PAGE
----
NCI’s caBIG Plans to Award $3.5M to Five In Silico Research Centers

August 10, 2009

Columbia University, Emory University, Georgetown University, Fred Hutchinson Cancer Research Center, and the Translational Genomics Research Institute have been notified they are “contingent” awardees under the National Cancer Institute’s “In Silico Research Centers of Excellence” program.

The NCI Center for Biomedical Informatics and Information Technology and SAIC-Frederick, an NCI contractor, announced the contracts in late July. The term “contingent” refers to the fact that SAIC-Frederick and the individual institutions still need to reach final contractual agreements, a spokesperson told BioInform.

According to a solicitation for the program issued last December [BioInform 01-02-09], SAIC-Frederick planned to award approximately five contracts worth a total of $3.5 million per year.

The program’s goal is to “empower in silico research” for large data sets that have been made available to the cancer community. In particular, the centers will perform hypothesis-driven research projects on data sets, including those that are part of the Cancer Biomedical Informatics Grid, or caBIG, according to the NCI announcement.

The directors of the five contingent in silico research centers are: Andrea Califano, professor of biomedical informatics at Columbia University; Joel Saltz, director Emory University School of Medicine’s Center for Comprehensive Informatics; breast cancer researcher Robert Clarke, who is professor of oncology, physiology and biophysics at Georgetown University; Martin McIntosh, principal investigator at the Fred Hutchinson Cancer Research Center’s Computational Proteomics Laboratory; and Will FitzHugh at The Translational Genomics Research Institute.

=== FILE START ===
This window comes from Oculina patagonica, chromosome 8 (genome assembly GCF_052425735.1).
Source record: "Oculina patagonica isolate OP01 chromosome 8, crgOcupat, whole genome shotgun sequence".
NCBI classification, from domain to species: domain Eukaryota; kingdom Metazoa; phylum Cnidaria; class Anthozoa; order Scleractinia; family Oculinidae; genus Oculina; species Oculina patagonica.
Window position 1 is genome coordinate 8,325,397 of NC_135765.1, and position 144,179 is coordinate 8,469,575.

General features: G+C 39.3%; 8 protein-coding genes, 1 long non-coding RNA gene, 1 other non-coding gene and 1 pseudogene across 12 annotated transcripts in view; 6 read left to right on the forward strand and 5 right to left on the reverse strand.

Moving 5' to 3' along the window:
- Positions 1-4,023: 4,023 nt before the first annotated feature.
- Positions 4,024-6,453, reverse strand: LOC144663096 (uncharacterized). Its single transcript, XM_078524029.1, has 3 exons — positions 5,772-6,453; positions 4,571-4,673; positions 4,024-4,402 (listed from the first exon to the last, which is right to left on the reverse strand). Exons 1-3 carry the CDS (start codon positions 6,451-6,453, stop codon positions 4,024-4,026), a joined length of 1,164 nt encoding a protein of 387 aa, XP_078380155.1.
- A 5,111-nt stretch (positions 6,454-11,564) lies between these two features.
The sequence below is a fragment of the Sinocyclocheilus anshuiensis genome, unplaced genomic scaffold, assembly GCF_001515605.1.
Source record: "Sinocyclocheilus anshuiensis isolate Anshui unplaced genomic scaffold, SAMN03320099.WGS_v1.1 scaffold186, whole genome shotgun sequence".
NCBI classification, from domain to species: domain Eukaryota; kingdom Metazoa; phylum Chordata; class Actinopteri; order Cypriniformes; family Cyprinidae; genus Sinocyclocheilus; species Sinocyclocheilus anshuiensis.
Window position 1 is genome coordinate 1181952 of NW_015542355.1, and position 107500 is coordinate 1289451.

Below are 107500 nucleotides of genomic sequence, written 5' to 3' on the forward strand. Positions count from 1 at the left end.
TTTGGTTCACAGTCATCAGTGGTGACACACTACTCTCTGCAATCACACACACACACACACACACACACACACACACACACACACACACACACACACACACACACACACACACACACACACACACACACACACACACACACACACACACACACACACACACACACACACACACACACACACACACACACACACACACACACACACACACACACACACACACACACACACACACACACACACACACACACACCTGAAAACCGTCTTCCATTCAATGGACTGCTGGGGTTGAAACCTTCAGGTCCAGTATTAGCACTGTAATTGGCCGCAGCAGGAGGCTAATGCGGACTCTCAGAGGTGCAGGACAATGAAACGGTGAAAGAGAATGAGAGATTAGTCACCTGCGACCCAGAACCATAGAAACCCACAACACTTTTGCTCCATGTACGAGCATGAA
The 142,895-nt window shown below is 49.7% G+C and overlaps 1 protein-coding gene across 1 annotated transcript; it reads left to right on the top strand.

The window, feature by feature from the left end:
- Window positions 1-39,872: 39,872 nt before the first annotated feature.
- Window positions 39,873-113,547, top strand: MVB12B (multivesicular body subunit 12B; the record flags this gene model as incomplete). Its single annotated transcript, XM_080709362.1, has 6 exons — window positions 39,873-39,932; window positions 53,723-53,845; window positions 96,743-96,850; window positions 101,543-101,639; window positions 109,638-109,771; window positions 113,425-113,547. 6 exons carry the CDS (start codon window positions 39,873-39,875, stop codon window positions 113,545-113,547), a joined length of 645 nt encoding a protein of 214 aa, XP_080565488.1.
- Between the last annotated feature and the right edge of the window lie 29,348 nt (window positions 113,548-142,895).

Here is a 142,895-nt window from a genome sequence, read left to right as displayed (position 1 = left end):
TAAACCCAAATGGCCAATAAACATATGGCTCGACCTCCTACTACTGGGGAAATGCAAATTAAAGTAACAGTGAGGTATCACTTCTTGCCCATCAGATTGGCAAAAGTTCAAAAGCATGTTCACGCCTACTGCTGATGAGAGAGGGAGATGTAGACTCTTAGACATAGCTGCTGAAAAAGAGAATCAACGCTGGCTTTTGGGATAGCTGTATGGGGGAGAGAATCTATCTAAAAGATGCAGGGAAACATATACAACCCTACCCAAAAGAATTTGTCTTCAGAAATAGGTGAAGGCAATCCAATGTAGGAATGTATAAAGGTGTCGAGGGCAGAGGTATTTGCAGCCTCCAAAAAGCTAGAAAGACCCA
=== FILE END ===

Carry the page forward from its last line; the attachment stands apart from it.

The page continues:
“The primary goal of the ISRC will be to add scientific value to the large-scale datasets developed as part of the caBIG program, and currently accessible through the caGrid,” the solicitation stated.

The centers will use tools developed as part of the caBIG program, as well as other open-source or commercial tools to “accomplish the desired goals of making novel discoveries” with the potential of advancing cancer’s mechanisms, treatment and prevention strategies.

The solicitation was open to academic or commercial organizations with “expertise in computational biology, informatics analysis, statistics, genomics, proteomics, or image analysis.”

In response to questions from applicants, SAIC-Frederick indicated that the $3.5 million total funding for the program is a “fixed price” that includes both indirect and direct costs and also includes all “anticipated costs” including hardware and software.

In response to a question about the use of proprietary software at the centers, SAIC-Frederick responded that proprietary software may be used “as long as the algorithms are publicly documented” and that any output does not require proprietary software to be read. The use of proprietary software “with licensing terms that are assigned to output” will not be approved for use, SAIC stated.

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